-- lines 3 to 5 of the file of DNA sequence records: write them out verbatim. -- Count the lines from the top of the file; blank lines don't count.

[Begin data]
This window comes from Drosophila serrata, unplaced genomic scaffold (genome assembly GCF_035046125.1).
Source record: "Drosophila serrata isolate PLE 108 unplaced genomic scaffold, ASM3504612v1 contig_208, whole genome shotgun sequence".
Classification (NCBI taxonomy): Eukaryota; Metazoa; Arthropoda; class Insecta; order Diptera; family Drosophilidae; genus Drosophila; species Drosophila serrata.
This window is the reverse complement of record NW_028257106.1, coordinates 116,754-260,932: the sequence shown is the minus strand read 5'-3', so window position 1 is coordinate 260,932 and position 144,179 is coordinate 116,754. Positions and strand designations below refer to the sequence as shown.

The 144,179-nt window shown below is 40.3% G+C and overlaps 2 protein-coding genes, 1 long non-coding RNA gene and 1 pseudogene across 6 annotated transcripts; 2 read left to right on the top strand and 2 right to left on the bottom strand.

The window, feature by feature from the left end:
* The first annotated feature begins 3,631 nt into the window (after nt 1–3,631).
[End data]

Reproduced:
Classification (NCBI taxonomy): Eukaryota; Metazoa; Arthropoda; class Insecta; order Diptera; family Drosophilidae; genus Drosophila; species Drosophila serrata.
This window is the reverse complement of record NW_028257106.1, coordinates 116,754-260,932: the sequence shown is the minus strand read 5'-3', so window position 1 is coordinate 260,932 and position 144,179 is coordinate 116,754. Positions and strand designations below refer to the sequence as shown.

The 144,179-nt window shown below is 40.3% G+C and overlaps 2 protein-coding genes, 1 long non-coding RNA gene and 1 pseudogene across 6 annotated transcripts; 2 read left to right on the top strand and 2 right to left on the bottom strand.